There are different ways to manage UC.
Managing ulcerative colitis (UC) can be tough, but there are different things you can try to see what works for you. Start by talking to your gastroenterologist to work on a treatment plan to help manage your disease. Things like a treatment option and healthy lifestyle practices, can stack up to create an effective treatment plan.
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Feel like your UC is affecting your life?
From frequent trips to the bathroom to missing work, your life can be impacted by ulcerative colitis symptoms. But how much? Our Impact Tool can help you figure it out. You can then share the results with your gastroenterologist.
When UC impacts your life…
There are certain things you can do to have an impact on ulcerative colitis symptoms and interruptions.
Here are some healthy lifestyle practices that could complement your treatment plan:
Having ulcerative colitis can often be tough, but it’s important to do things that you enjoy. Maybe it’s a dinner with loved ones, a great concert, or a trip to the movies. All these things are possible with a little planning. For example, if you’re going out to eat, take a quick look at the menu beforehand so you can make sure you have food options that won’t negatively affect your UC.
Who is around you matters too. Keep in mind these tips:
- Lean on your friends to get support
- Be honest with your friends and family
- Learn to talk about UC so you feel understood and help others find better ways to support you
At work: Making it work
There are simple adjustments you can incorporate into your daily work routine that can help make all the difference. Like bringing the kind of food you need for lunch or managing your stress with breathing exercises and meditation.
If you feel like your ulcerative colitis is impacting your life at work, talk to your doctor to discuss your options.
Exercising has many well-known benefits. But sometimes it can be tough to exercise—especially if you’re experiencing ulcerative colitis symptoms. If this is happening to you, you may find it best to limit exercise or consider low-impact activities like walking. Or you can always limit exercise and pick it back up when you have your symptoms more under control.
Inflammatory bowel disease (IBD) symptoms can cause nutrient deficiencies, malnutrition, and weight loss, which makes eating a more balanced diet so important. You’ll want to know which foods and drinks your body can tolerate, and which ones aggravate symptoms, so tracking them is key. Work with your doctor or registered dietitian to find a meal plan that works for you.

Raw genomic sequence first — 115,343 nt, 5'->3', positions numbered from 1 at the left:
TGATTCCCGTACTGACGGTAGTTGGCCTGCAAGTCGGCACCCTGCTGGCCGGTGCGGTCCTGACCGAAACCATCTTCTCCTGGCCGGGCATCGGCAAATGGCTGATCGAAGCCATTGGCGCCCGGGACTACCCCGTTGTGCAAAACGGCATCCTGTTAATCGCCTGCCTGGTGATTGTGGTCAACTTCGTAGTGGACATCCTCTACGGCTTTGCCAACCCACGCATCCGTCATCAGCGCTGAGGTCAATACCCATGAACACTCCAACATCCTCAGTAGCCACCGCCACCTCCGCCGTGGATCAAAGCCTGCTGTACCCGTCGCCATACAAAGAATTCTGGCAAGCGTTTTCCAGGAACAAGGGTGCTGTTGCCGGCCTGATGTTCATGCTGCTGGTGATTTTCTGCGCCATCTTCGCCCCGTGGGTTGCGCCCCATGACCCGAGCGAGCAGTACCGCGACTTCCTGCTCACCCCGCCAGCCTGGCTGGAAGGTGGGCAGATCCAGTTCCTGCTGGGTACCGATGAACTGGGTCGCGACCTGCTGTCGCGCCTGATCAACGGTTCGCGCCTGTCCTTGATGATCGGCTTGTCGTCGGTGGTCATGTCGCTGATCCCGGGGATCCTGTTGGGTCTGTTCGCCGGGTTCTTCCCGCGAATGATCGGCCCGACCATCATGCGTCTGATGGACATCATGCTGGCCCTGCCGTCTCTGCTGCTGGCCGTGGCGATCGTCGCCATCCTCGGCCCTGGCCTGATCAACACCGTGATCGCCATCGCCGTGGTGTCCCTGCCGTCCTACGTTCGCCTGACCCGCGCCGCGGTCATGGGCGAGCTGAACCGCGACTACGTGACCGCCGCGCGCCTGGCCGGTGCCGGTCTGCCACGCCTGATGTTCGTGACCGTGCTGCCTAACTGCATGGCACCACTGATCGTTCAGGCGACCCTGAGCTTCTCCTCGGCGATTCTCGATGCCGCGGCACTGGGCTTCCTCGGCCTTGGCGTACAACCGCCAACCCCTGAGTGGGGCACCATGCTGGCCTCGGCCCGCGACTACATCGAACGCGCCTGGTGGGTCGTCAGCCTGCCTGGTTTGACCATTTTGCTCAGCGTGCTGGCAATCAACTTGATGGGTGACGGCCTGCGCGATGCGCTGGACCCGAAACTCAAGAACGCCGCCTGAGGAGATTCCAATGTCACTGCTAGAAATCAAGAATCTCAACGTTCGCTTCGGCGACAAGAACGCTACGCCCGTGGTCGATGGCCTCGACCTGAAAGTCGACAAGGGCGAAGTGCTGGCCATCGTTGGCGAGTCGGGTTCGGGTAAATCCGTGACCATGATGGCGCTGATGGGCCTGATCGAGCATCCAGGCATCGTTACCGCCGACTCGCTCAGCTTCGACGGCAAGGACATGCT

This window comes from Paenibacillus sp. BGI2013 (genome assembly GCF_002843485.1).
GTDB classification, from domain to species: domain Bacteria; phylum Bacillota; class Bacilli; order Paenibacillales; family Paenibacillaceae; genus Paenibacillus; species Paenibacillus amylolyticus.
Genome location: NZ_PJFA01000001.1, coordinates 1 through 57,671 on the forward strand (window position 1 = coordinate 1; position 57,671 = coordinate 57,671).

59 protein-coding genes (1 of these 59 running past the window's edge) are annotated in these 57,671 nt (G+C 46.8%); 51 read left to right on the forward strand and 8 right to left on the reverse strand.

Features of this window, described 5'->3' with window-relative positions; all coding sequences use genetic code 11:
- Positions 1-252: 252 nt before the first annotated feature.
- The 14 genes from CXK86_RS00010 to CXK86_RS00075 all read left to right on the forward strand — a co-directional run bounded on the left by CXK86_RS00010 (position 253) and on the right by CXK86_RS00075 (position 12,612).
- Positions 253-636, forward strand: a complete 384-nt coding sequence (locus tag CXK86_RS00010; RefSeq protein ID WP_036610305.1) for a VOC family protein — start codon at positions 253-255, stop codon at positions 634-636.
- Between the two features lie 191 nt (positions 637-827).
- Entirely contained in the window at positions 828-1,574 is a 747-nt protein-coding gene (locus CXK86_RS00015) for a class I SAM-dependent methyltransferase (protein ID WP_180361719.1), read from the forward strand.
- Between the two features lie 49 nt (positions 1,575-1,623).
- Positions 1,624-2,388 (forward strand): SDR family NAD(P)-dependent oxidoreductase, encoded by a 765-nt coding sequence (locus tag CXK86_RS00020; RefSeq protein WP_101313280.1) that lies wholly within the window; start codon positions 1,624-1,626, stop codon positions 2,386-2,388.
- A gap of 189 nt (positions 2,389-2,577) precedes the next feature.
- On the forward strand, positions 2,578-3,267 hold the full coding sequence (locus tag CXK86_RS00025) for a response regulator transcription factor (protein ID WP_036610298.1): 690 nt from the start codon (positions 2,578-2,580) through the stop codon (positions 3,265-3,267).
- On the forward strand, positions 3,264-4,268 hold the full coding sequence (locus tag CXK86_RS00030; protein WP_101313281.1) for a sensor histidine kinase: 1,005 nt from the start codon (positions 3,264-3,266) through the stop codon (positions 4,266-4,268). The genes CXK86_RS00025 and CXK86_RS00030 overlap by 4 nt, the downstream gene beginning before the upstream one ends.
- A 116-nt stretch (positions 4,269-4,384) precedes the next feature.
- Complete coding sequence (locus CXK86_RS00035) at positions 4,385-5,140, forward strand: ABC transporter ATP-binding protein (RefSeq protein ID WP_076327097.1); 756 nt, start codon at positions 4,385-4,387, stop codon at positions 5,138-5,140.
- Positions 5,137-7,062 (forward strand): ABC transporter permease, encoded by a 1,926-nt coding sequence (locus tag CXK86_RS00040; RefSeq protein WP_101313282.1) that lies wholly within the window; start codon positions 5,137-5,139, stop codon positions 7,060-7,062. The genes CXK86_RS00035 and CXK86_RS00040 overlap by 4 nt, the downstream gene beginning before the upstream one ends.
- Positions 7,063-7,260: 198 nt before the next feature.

When you have an intimate partner, it can be helpful to have open communication with them about your disease and how it may limit your daily function and activities. Also, speaking with a psychologist or counselor can help to cope with intimacy challenges and emotions.
Planning a family
If you’re interested in planning a family or becoming pregnant, it’s important to talk to your doctor about it, especially about how certain medications could affect you. That way, you and your doctor can be on the same page as you work to keep your disease under control and achieve a healthy pregnancy.
Create a support system
When daily stuff like completing a work assignment, going grocery shopping, or even picking up the kids from school is impacted by ulcerative colitis, that’s where support can make a difference. Have friends and/or co-workers who can support you in different areas of your life when you need it most.
There are also great support groups filled with people who can share similar experiences with ulcerative colitis and provide support through understanding.
Of course, even with these healthy lifestyle practices and your current medications, you still may experience ulcerative colitis symptoms. It’s always best to keep your doctor up to date on the symptoms that you’re experiencing and ask about treatment options that may be right for you.
You’re not alone
Sometimes it might feel like you’re the only one in the world dealing with ulcerative colitis. It’s important to talk to your friends and family. Let them know what you’re going through and help them understand the impact the disease has on your life. Another great option is to join a support group and meet others who can relate.
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